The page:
cows at pond

Cattle are liable to take a bite out of just about anything that looks interesting and that can mean a variety of health problems if there is debris in the pasture.

While this is not breaking news, water is incredibly important to not only agriculture, but society in general. In fact, water was identified as one of the five Grand Challenges that K-State Research and Extension programming will emphasize. Whereas our western Kansas brethren focus mainly on water quantity (or lack thereof), in eastern Kansas water quality is the emphasis.

Water quality is significant because of the very nature of water. As an ideal solvent, water dissolves soluble substances readily. This happens naturally even in undisturbed environments but the manmade impacts can be substantial. However, proper stewardship can limit the manmade influences on water quality. These practices can include the installation of a riparian buffer in fields near streams or even simply using soil tests to apply only the needed amounts of nutrients.

To understand water quality, we should first consider the Kansas Water Budget. The average annual precipitation across the state of Kansas is 27 inches (in southeast Kansas we average greater than 40 inches) which comprises more than 98 percent  of the water we receive across the state. Where does the rest come from? It’s actually streamflow from Nebraska and Colorado.

What most probably do not consider is that of the 27 inches of precipitation, 23.23 inches (86 percent) leave the state through evapotranspiration which is the combination of evaporation from the soil and transpiration from plants. Runoff takes 2.58 inches (9.5 percent) down the approximately 30,000 miles of streams throughout the state. This leaves 1.56 inches (5.8 percent) that is actually used either through ground water or surface water.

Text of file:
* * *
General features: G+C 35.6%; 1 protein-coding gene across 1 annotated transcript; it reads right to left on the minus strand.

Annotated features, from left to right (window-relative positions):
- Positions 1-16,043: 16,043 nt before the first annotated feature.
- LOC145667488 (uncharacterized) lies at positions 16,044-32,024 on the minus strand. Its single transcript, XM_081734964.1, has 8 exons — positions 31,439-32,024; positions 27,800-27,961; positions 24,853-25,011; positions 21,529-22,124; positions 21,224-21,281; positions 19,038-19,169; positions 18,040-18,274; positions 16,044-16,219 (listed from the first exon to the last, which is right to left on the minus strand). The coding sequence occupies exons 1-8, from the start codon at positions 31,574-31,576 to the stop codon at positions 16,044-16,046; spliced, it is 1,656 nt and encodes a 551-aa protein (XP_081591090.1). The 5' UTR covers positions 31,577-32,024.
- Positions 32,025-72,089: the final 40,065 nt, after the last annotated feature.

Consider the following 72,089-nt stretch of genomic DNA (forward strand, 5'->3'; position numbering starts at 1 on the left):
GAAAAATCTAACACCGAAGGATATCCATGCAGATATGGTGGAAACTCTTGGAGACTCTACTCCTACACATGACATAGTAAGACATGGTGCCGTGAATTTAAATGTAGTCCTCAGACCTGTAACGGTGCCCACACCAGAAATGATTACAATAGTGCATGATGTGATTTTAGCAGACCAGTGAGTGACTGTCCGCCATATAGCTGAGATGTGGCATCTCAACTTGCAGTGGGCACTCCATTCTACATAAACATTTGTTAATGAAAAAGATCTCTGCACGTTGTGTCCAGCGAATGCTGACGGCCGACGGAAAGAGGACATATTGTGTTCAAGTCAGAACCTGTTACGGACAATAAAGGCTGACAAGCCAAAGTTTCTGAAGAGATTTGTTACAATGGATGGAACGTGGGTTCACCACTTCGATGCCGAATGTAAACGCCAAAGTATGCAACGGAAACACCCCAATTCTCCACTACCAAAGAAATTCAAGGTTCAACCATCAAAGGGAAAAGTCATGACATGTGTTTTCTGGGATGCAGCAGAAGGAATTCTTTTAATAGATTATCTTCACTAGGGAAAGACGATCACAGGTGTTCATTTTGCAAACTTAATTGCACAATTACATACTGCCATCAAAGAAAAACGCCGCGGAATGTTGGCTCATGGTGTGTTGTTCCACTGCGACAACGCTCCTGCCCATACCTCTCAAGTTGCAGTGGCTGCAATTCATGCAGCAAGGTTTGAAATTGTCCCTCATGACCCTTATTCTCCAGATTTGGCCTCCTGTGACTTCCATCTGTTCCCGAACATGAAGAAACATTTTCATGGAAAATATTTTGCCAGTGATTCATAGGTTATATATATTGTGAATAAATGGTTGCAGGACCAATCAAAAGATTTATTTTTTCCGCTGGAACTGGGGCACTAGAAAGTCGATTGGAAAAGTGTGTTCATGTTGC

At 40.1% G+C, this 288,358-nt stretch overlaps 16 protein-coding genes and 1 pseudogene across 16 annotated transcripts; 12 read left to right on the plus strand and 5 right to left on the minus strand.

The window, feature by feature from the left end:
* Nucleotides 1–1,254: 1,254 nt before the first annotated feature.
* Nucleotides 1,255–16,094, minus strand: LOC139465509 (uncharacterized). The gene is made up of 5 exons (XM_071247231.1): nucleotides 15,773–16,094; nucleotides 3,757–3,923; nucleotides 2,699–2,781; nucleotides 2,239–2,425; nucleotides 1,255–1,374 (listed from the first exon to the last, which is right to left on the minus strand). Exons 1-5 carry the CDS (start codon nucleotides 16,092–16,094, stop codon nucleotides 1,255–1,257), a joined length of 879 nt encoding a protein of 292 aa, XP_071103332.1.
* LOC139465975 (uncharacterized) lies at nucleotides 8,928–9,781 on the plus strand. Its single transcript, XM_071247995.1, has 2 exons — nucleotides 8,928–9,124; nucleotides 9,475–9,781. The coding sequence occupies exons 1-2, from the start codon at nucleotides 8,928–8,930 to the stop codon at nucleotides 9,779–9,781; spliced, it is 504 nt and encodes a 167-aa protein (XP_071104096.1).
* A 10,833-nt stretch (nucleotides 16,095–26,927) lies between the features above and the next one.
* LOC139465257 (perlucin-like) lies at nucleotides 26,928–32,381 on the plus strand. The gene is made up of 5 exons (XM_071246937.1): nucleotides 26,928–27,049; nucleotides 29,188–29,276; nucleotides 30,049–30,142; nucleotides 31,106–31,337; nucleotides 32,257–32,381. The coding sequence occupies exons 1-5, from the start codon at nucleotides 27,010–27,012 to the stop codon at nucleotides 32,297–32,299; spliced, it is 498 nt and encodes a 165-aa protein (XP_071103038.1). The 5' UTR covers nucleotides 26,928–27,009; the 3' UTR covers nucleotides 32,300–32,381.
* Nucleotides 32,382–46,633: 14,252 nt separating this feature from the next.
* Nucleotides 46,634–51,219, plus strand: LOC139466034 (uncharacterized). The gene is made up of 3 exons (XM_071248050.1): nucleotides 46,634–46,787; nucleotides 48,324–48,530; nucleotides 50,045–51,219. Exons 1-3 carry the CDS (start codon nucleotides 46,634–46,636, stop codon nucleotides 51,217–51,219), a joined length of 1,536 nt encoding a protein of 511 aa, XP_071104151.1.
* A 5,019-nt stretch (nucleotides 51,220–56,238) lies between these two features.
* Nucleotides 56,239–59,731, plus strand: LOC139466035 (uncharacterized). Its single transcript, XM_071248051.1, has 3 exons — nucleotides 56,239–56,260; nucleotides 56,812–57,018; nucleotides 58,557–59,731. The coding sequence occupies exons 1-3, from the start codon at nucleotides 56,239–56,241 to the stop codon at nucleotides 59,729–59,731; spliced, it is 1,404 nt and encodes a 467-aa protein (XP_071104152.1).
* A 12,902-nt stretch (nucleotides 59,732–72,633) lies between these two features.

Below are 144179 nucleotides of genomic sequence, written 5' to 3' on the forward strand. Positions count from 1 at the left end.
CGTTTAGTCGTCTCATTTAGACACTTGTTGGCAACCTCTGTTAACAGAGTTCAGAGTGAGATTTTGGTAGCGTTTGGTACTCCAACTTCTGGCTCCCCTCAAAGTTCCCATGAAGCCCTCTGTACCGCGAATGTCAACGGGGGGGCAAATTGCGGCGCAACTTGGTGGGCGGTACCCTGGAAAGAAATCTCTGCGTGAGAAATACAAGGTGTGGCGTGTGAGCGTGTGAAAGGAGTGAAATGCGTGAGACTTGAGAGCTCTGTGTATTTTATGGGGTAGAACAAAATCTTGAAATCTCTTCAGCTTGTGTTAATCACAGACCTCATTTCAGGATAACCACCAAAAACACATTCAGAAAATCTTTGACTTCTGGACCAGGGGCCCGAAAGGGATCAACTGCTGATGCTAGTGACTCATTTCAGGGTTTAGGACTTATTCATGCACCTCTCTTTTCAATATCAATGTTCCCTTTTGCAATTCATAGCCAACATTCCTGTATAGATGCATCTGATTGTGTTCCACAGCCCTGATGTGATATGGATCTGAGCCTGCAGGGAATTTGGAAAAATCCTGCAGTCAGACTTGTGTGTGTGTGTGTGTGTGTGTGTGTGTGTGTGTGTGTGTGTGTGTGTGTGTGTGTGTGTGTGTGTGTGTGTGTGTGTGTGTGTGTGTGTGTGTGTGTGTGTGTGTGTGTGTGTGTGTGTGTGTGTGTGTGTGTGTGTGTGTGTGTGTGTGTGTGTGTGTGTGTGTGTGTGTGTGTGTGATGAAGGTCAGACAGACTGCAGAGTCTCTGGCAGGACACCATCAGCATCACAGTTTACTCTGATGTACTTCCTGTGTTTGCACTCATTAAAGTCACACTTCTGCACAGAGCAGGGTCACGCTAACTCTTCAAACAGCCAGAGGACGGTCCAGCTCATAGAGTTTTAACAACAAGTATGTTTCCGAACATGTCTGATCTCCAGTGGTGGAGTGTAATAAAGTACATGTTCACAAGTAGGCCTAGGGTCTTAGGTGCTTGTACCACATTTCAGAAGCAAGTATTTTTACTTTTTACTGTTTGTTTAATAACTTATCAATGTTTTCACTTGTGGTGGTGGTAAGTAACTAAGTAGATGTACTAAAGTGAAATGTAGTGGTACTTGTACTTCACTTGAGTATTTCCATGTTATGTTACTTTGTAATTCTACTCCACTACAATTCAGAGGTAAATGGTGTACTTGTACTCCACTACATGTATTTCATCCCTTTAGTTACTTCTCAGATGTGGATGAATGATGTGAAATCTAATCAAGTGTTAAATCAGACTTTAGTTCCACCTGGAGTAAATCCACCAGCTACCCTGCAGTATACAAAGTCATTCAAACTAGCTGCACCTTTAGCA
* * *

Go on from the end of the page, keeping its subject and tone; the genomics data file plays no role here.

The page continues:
Water quality is extremely important to the runoff and water use portions of the budget. Water has been regulated in the state of Kansas since the state’s infancy back in 1868 and the water quality principles of the state are directed by the federal Clean Water Act of 1972. Simply, the Clean Water Act charges states to identify the beneficial uses of bodies of water and set quality standards for these uses.

In Kansas, the most important water quality issues are sediment, nutrients, and bacteria. One of the most important principles established was to set the total maximum daily loads, or TMDLs, for streams that do not meet the baseline standards. This allowed the state to identify and prioritize waters that should be improved. In 2016, there are 500 impaired watersheds in the state that the Kansas Department of Health and the Environment monitors the TMDLs for.

One group developed to provide support for Kansans is the Watershed Restoration and Protection Strategy. Simply, a watershed is the area of land in which drains to the same river, stream, etc. For example, the Middle Neosho watershed covers a large portion of the Wildcat District. This particular watershed has an active WRAPS group.

Another important resource available is the Kansas Center for Agriculture Resources and the Environment whose staff includes five Watershed Specialists across the state. In southeast Kansas, our Watershed Specialist is Herschel George who can provide not only technical assistance, but may be able to find funding sources that may lower the direct cost to producers.

One option Herschel promotes on a regular basis is a watering system that limits cattle access to ponds and pumps the water to a tank. This helps extend the life of the pond and can be a great option for many producers. Also, Herschel endorses the use of temporary poultry litter storage as a way to help reduce nutrient issues that can come from stored litter.

K-State Research and Extension has a publication titled Water Quality Best Management Practices, Effectiveness, and Cost for Reducing Contaminant Losses from Cropland which outlines a broad spectrum of practices, the estimated cost of the practices, as well as the estimated beneficial impacts. Stop by your local extension office for a copy. If you have questions or would like more information, please call me at the office 620-724-8233, or email me at jcoltrain@ksu.edu, or visit the Wildcat Extension District website at www.wildcatdistrict.ksu.edu. £